We have divided the school year into two parts, consisting of 5 major learning periods, called terms.  Students participate in scheduled classes, workshops and independent studies each term.  Twice per year time for students prepare for Student-Led Conferences and the Showcase.  The Showcase a time of reflection on, and recording of, work done for the previous term.  Parents, grandparents, siblings, friends, are all invited to attend the evening showcase.    For full-time students we also host student-led conferences and parent/teacher meetings anytime by request.

Students, in partnership teachers and parents, outline learning goals at the beginning of the school year. These goals are spelled out, and progress is mapped.

Students frequently utilize adaptive online learning tools that provide individualized learning paths, and keep track of accomplished skills and mastery. This allows teachers to monitor student growth in real time, across subjects and 

Each student has a record of their classes and projects using our online community information system.  Students, parents, and all teachers have access to the chosen recording and tracking tool. 

Twice a year the school hosts a Student Showcase. The school community gathers to see student work and presentations either for a virtual presentation or in-person. Projects and accomplishments are displayed and shared. Students solicit feedback on their work, and often gather ideas for further study from others in the group. Refreshments are shared, and  parents and family members celebrate the hard work of the previous period.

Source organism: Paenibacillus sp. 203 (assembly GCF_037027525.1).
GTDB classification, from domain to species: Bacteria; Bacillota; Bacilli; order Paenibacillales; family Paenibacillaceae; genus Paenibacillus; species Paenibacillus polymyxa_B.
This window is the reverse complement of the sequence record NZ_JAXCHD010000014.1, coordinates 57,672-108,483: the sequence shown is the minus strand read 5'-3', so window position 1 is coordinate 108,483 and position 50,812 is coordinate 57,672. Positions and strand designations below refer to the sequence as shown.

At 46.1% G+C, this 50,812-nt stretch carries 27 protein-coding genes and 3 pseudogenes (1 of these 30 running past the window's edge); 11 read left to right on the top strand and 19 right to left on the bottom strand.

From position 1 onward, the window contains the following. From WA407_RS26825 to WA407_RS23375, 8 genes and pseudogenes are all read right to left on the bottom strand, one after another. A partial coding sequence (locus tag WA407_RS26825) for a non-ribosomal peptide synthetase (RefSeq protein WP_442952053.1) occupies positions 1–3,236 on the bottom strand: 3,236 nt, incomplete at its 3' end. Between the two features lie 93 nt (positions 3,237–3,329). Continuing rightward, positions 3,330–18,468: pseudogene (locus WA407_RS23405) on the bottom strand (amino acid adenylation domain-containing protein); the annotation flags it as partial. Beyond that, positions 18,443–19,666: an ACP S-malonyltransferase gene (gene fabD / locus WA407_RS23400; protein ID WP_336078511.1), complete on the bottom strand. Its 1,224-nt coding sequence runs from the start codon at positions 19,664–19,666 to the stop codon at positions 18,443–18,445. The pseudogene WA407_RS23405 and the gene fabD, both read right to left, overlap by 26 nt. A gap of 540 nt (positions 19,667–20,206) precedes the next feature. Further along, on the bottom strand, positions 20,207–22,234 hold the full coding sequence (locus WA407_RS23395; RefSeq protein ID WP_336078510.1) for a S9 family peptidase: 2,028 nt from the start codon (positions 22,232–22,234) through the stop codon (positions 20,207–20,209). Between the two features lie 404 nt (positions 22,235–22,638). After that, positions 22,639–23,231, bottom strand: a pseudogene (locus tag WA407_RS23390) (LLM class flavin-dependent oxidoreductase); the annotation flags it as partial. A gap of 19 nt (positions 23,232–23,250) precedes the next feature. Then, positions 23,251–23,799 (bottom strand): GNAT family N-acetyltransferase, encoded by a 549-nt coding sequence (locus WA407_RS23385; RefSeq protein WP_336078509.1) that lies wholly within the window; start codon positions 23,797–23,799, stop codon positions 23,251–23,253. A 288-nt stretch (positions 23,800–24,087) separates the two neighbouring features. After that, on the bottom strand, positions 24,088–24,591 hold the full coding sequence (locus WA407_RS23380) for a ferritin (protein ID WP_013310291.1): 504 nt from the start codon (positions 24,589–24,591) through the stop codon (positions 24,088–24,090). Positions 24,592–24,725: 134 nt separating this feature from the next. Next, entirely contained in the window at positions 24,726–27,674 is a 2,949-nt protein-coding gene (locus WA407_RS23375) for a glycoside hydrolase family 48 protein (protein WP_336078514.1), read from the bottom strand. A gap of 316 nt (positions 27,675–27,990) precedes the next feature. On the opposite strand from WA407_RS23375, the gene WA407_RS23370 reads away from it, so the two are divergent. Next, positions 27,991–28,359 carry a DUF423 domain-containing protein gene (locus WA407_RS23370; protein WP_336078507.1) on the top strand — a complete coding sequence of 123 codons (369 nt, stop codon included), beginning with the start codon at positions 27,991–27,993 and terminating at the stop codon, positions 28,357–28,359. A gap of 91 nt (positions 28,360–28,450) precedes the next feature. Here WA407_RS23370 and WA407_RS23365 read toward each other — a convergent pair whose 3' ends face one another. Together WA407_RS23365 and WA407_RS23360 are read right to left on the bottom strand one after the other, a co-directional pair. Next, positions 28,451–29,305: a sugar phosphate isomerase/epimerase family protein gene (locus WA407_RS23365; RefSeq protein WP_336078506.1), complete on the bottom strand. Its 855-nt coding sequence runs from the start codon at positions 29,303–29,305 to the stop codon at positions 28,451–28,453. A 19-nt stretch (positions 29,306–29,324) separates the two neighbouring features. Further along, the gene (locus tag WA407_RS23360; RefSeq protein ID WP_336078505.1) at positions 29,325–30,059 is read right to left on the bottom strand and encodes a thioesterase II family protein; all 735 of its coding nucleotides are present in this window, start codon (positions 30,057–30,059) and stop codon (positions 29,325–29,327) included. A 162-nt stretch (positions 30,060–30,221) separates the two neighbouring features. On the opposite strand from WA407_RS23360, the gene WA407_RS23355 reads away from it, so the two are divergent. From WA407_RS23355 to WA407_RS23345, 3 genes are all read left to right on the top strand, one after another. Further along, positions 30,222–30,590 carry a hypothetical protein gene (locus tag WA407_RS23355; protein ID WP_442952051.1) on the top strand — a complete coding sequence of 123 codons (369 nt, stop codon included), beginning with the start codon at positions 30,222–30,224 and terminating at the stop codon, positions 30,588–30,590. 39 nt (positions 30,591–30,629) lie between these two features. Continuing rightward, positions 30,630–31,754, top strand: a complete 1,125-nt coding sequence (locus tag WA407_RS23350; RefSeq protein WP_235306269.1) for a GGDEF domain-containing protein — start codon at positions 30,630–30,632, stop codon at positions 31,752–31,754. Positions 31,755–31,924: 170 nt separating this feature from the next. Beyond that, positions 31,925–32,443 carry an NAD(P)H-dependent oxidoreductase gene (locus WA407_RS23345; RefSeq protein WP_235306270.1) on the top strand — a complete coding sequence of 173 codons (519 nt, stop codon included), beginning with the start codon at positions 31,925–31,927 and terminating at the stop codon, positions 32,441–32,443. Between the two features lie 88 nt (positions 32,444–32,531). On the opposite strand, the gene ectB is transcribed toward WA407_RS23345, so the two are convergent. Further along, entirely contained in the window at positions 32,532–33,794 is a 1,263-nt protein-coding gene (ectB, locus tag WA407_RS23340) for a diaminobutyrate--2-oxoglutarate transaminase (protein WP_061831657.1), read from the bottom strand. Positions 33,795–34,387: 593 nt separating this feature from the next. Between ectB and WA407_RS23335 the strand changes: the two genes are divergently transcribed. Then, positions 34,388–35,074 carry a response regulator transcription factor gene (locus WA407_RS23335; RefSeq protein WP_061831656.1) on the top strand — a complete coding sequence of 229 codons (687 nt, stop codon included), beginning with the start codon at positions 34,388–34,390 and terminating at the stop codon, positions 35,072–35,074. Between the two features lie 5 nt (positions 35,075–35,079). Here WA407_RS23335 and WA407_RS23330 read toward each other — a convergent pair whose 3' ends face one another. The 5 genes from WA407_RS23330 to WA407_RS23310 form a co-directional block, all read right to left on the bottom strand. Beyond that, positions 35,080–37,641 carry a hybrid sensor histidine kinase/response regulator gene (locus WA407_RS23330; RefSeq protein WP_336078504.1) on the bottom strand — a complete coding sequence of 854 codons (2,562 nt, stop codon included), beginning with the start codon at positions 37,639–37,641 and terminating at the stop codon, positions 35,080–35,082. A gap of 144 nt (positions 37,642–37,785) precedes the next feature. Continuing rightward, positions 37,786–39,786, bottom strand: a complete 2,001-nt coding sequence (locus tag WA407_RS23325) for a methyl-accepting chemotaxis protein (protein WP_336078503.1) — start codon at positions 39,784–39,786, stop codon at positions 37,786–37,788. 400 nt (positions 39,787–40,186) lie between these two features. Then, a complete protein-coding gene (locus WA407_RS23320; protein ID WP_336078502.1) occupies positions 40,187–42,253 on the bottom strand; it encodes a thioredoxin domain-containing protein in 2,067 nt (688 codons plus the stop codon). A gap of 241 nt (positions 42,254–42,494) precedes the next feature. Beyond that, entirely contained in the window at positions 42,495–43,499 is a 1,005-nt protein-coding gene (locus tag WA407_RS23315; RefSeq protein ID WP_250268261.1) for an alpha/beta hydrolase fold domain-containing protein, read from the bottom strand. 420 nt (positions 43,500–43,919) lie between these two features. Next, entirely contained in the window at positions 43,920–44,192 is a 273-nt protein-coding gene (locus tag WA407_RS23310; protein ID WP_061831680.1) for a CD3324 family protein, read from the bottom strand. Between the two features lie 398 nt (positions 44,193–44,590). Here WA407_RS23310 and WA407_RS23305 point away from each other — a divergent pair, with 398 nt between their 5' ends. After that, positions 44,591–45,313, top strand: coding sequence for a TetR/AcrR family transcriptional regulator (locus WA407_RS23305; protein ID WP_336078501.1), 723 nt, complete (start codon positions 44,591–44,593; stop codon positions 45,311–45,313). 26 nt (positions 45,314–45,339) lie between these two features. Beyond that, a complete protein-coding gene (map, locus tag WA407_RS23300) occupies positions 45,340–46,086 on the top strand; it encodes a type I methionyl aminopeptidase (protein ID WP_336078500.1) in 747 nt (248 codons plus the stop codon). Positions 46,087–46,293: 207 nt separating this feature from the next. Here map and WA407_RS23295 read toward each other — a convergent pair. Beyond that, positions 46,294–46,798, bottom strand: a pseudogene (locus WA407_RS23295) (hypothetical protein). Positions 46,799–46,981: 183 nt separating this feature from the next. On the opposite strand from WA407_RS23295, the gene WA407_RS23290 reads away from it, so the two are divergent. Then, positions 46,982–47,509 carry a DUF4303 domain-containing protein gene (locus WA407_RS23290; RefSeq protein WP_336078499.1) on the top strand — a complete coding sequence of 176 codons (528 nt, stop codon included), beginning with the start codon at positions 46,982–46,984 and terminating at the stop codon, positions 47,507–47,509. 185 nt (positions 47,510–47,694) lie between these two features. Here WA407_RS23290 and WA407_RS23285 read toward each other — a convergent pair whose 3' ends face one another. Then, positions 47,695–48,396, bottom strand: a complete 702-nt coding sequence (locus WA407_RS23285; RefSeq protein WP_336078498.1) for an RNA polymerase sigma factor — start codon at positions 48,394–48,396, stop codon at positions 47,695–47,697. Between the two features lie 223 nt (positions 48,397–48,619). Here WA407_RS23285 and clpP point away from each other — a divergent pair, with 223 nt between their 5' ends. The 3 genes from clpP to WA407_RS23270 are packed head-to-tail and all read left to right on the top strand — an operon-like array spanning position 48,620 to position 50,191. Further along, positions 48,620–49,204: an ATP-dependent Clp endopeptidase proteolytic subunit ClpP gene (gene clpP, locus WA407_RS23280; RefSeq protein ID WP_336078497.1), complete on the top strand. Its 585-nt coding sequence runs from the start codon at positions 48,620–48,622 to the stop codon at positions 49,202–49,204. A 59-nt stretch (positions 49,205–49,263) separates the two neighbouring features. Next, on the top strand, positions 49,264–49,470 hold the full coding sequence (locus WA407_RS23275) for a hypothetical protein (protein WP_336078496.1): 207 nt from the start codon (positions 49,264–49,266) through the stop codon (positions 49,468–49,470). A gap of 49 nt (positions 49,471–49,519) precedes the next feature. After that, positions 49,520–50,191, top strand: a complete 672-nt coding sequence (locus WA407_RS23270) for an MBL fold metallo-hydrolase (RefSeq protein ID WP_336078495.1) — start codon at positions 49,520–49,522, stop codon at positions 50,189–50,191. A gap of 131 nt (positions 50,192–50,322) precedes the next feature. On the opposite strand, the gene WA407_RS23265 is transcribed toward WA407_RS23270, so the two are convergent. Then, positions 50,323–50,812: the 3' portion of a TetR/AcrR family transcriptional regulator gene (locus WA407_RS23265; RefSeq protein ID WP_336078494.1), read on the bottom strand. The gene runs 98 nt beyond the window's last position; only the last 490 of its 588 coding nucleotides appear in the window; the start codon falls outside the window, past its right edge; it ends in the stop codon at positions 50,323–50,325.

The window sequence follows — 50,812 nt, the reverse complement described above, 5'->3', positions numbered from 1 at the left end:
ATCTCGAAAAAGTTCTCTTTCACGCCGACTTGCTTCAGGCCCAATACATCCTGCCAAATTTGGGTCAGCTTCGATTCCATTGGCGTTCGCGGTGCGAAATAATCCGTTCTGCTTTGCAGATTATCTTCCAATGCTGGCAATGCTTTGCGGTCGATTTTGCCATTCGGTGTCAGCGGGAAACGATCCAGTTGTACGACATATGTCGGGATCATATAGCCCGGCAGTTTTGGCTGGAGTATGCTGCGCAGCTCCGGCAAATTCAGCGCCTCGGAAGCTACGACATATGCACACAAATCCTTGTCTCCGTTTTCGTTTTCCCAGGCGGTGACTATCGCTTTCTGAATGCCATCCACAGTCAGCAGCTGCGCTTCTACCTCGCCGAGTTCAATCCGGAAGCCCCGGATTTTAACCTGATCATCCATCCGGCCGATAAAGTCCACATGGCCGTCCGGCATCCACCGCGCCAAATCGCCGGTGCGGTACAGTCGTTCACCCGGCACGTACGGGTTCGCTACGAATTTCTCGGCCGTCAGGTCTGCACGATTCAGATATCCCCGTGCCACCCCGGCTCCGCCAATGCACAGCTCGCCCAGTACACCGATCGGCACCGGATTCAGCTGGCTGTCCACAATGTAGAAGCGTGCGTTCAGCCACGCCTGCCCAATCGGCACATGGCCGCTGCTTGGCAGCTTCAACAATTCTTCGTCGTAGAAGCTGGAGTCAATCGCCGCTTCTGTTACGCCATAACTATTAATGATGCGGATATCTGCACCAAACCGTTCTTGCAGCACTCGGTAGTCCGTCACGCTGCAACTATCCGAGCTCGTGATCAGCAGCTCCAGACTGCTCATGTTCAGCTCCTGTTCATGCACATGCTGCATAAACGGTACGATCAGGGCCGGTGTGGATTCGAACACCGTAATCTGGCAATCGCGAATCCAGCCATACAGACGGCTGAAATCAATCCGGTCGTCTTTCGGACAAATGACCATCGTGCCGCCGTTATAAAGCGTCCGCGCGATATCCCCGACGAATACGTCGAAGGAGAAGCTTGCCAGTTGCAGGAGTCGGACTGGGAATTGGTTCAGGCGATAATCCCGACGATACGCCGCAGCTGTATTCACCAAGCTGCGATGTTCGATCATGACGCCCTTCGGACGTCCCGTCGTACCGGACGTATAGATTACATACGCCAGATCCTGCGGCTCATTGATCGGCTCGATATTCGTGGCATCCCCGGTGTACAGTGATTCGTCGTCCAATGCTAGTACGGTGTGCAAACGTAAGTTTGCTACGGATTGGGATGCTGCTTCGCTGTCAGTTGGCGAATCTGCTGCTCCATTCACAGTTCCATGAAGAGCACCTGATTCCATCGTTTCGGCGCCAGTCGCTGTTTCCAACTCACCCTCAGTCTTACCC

Our program is integrated as much as possible, so learning is constantly happening across disciplines.  We spend each morning on the core subject areas – English language, Social Studies, Science and Math. Our morning schedule rotates between those core subjects in approximately 45 minute periods Monday – Thursday, with Friday focusing on independent work. Teachers and coaches review each student’s work, to ensure engagement with all of the necessary areas, including math, science, history, reading, writing, and problem-solving.   When we identify gaps in subject area work, teachers build additional lessons, assignments, and independent study units for individual student needs.  In many situations students can follow their own inspiration and unique trains of thought, with teacher guidance and support.

Art and music inform almost all of our activities at the Birch School. Because we approach topics in an integrated way, we include art and music in each subject. 

We offer Art courses several times a week, taught by artist professionals. We also have Open Studio periods for art exploration.  

There is a grand piano in the building as well as a number of digital instruments, and many students take lessons which can be arranged for individually. Pianos are also available for self-study at any time. 

A  full range of art supplies and craft materials are available for students to explore many art media, including painting, sculpture, fiber arts, sewing, acting, and many other options. Learning computer generated art is included for those who are interested.courses.

Music lessons are available, depending on instructor availability.  Classes in beginning Guitar, Music History, and Digital Music are offered in certain semesters.